Who protects us from the pirates inside the music industry? Be careful. If and when you are offered that holy grail of a recording contract - read the fine print. A common clause in those contracts states that the company has exclusive rights to all of your future work, including performances. They may not even allow you to perform for free with your friends at a public place. I am not suggesting you turn down the offer. Just get ye to a lawyer pronto; preferably a lawyer familiar with the music industry. Unfortunately, those of us outside the music industry have scant resources to protect ourselves from the huge legal structure that the music industry has built to protect their own interests. What they want from artists is an increase in their bottom line. Your enjoyment of your art may not be high on their list.

Isn't it legal to share public domain music across the Internet? Yes. That is what public domain means.

Is it the RIAA's business to force Internet providers to block royalty-free or self-published works? More to the point - Is it feasible for web sites to provide a method for sharing music offered directly by musicians (free or otherwise)? There is a great deal of legally available free music that is not in the public domain. Most of this music has been specifically authorized for free download and sharing by the copyright owners.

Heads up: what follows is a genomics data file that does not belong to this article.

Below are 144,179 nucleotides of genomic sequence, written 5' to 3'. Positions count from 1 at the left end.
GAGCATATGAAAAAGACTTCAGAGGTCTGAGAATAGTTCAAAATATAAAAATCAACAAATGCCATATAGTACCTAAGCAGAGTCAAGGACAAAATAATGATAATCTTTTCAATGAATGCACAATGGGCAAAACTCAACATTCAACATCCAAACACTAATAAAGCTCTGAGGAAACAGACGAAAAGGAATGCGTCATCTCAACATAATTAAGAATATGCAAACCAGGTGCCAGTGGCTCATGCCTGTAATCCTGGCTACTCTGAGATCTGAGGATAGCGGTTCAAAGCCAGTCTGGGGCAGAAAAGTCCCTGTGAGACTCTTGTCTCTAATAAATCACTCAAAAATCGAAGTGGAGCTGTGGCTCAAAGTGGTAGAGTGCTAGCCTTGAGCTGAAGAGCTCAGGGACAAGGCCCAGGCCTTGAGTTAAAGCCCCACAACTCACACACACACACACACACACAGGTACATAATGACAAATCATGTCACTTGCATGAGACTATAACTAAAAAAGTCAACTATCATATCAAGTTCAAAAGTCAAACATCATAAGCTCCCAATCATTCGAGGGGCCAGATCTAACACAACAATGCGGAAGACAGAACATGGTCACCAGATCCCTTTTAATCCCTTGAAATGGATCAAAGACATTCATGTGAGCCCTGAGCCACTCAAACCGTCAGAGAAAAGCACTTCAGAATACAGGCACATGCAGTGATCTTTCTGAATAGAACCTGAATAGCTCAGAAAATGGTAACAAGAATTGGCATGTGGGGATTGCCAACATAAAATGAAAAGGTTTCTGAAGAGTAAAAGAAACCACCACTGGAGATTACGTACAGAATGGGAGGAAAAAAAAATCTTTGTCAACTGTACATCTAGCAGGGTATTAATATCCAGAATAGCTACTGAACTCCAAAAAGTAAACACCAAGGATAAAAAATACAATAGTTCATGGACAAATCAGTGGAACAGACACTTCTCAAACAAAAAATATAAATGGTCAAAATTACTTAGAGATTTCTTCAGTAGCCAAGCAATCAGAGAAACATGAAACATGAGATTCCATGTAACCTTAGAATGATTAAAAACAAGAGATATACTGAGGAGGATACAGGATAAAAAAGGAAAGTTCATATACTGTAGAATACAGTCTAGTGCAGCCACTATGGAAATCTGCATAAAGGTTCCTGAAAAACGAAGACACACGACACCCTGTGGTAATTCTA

"There are currently over 240 million users downloading and trading files legally on file-sharing networks. You can ... legally download music from over 850 bands [and] over 20,000 live concerts..."( may2006)
But, The Recording Industry Association of America(RIAA) frowns on the ability to download any music because they are afraid of the potential effect on the recording industry's bottom line.
"That's why we are sending a clear message that downloading or 'sharing' music from a peer-to-peer network without authorization is illegal, it can have consequences and it undermines the creative future of music itself." (RIAA news may2006- This is a dead link. I leave it here to show RIAA's position before they lost the sharing battle.)

The "authorization" that the RIAA refers to, above, comes from United States Copyright law, not from the recording industry. Sometimes the authorization comes directly from the artist and sometimes you are authorized to download the material because the copyright has expired.

Now RIAA is focusing on piracy. In my oponion, that is where their efforts belonged in the first place.
"Our goal with all these anti-piracy efforts is to protect the ability of the recording industry to invest in new bands and new music and, in the digital space, to give legal online services a chance to flourish."(Piracy: Online and On The Street RIAA:link March 2010)

Doesn't RIAA and the recording industry have a right to protect their interests? Of course! However, it is not necessarily in their interest to protect your interest. That is up to you. Having a wonderful song is not is not all it takes to attract and satisfy the interest of the recording industry. Having a recording contract is not all it takes to persue your love of music and pay the bills.


Where's the Money? Read this article.
What is "Authority"?
Useful FAQ sites.
United States Copyright Law. This is a good example of a usefull faq put together by the company sales team.
Search of public domain at